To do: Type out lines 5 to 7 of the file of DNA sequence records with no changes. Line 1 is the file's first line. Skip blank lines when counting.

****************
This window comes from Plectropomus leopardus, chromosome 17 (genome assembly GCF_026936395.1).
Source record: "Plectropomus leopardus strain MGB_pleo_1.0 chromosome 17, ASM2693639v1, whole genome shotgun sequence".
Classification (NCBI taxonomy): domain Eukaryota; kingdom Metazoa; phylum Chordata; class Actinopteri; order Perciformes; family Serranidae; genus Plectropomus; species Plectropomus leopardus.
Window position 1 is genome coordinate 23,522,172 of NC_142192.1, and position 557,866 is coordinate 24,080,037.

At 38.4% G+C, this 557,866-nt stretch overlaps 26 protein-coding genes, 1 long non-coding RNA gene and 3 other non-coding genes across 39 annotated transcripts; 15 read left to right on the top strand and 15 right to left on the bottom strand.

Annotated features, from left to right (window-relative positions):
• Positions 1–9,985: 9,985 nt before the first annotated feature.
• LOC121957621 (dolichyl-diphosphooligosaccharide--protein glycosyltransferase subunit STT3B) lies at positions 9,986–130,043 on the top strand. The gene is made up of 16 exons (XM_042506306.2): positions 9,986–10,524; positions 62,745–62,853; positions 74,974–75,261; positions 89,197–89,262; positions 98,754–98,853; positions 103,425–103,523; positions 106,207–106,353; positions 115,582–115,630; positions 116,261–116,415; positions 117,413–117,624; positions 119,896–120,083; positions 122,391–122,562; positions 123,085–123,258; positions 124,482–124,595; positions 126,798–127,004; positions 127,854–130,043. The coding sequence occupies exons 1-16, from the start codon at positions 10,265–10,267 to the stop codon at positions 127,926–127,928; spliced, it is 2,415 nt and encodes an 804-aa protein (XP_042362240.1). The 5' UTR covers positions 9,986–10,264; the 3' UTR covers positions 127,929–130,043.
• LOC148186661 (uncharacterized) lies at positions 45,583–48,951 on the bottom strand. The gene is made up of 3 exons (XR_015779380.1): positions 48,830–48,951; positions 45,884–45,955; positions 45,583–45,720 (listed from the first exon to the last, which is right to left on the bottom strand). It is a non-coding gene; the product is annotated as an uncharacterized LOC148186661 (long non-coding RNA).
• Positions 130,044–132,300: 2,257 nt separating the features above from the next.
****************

At 38.4% G+C, this 557,866-nt stretch overlaps 26 protein-coding genes, 1 long non-coding RNA gene and 3 other non-coding genes across 39 annotated transcripts; 15 read left to right on the top strand and 15 right to left on the bottom strand.

Annotated features, from left to right (window-relative positions):
• Positions 1–9,985: 9,985 nt before the first annotated feature.